401(k) Tax Benefits for Business Owners
posted by Fisher 401(k) January 15, 2019
Tax strategies are important for any employer, but especially for the owners of small and mid-sized businesses looking to make the most of every dollar. In a recent survey published by Forbes, 93% of business owners polled have overpaid on their taxes at some point over the last 12 years.1 The traditional 401(k) plan offers a great way to save for retirement, sure, but it can do much more than that for entrepreneurs. Your 401(k) can also help a lot with your tax strategies.
Below are three different types of 401(k) plans and the unique tax advantages they each present. You may find there’s a way for you to pay less out to the IRS while saving more for your future.
How Does a 401(k) Affect My Taxes?
When you save money in your 401(k), it gets deducted from your paycheck and placed directly into your 401(k) account. That amount is then deducted from your taxable income for the year, effectively lowering your tax liability (up to the annual limit of $19,500). You will eventually pay taxes on that money when you withdraw it from your 401(k) in retirement. In the meantime, that means you have more money to invest and grow for the future!
The General Tax Benefits of a Traditional 401(k) Plan
At its simplest, a traditional 401(k) plan offers anyone who participates the benefit of the pre-tax savings we mention above. By setting aside a certain percentage of your salary (up to $19,500 in 2020, or $26,000 if you’re 50 years or older) into your 401(k) account, you can lower your taxable income by that amount in the present and defer paying taxes on that money until you withdraw it in retirement.
Employers can also choose to make matching contributions to their employees’ accounts. That includes the accounts of business owners. You could, for example, choose to offer to match any savings made by employees up to 4% of their annual salary. This is a great perk for anyone who takes advantage of it, but it also presents another tax benefit to business owners: Those employer contributions are deductible as a business expense.
Finally, the IRS has created a small business tax credit to incentivize business to start 401(k) plans. Currently, employers with 100 or fewer employees can write off up to 50% of startup costs of a new 401(k) plan, up to $500 per year for the first three years of a plan. This credit can be moved forward or back to other tax years in case you’ve already reached your maximum deduction for the year it becomes available. Speak with a tax attorney to know how the credit affects your specific situation.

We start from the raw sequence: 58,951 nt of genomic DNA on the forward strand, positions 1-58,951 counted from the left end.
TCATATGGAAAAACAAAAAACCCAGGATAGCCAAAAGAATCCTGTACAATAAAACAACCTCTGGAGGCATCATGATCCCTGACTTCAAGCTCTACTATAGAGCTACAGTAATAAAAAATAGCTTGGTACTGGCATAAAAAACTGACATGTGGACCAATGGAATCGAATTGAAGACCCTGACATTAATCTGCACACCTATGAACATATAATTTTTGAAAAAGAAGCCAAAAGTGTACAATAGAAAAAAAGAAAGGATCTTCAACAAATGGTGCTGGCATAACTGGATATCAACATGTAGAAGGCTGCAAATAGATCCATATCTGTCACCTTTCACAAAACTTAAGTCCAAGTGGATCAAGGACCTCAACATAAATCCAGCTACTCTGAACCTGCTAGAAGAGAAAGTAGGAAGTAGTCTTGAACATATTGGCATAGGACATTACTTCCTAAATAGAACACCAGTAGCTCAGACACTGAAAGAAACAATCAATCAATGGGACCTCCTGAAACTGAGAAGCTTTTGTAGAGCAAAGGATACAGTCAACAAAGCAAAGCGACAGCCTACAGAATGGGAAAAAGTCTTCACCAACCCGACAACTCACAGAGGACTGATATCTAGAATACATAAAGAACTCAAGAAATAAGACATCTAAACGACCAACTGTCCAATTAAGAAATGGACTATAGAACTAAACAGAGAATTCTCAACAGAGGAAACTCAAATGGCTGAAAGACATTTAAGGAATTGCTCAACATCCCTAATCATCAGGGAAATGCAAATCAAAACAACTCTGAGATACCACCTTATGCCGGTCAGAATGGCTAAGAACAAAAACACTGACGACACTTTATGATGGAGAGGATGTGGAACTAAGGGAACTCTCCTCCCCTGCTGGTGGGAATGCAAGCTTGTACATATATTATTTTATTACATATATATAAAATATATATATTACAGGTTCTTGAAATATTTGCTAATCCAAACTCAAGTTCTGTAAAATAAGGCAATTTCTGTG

Increased 401(k) Tax Savings with Profit Sharing Plans
There are many ways to customize 401(k) plans to meet your company’s unique needs. One common type of plan customization is the 401(k) with profit sharing. This type of plan offers many of the same tax benefits of a traditional 401(k) plan—but with higher contribution limits for more tax savings. In a profit sharing plan, employers make contributions to employee retirement savings accounts based on the company’s profitability in a year. These plans are very flexible when it comes to the employer determining how much they will offer. That means you are free to choose how much you want to contribute in a given year, or even to skip making contributions when profits are low.
When combined with the 401(k) tax advantage of a traditional plan, profit sharing plans also allow employees to save their own money up to the normal contribution limits of $19,500. Maximum employer contribution limits are even higher: Up to 100% of an employee’s annual salary or $57,000 per year ($63,000 for employees 50 and over), whichever is higher. That $57,000 limit is a combined top end, meaning employee and employer contributions combined cannot exceed it.2
Cash Balance Plans: The Ultimate in 401(k) Tax Savings
Over the past several decades, defined contribution plans like 401(k) have largely replaced defined benefit plans. Plans of this type, like pensions, are based not on a certain employer contribution rate but on a guaranteed benefit to be received in retirement.3 That said, a specific type of defined benefit plan—the cash balance plan—has seen a recent rise in popularity for its ability to pair with a traditional 401(k) with profit sharing and offer tremendous tax benefits.
Because they are defined benefit plans, all the money in a cash balance plan is contributed by the employer. These plans work best if your business has steady profits and you are able to commit long-term to converting a significant portion of your personal income into cash balance contributions. For 2020, a 401(k) cash balance plan could allow you to contribute anywhere between $58,000 and $336,000 of income per year. And when paired with a profit sharing plan, the upper limit is actually $399,500 total. For an owner who is 50 years old and contributes the maximum amount to a cash balance plan paired with a 401(k) with profit sharing, that’s a total tax savings of $81,995 per year, assuming a 37% tax bracket.
There is another major benefit to cash balance: If done right, a cash balance plan could be the key to helping you lower your annual income below the current limit for the new 20% tax deduction. Under current tax law, married tax filers who make less than $315,000 per year and single filers who make under $157,500 qualify for this 20% deduction.4
Many employers choose 401(k) plans for their flexibility in helping employees, including the owners themselves, to prepare for retirement. Take a closer look at the 401(k) options available for your small or mid-sized business and consider how the right plan could also give you just the tax savings you’ve been looking for.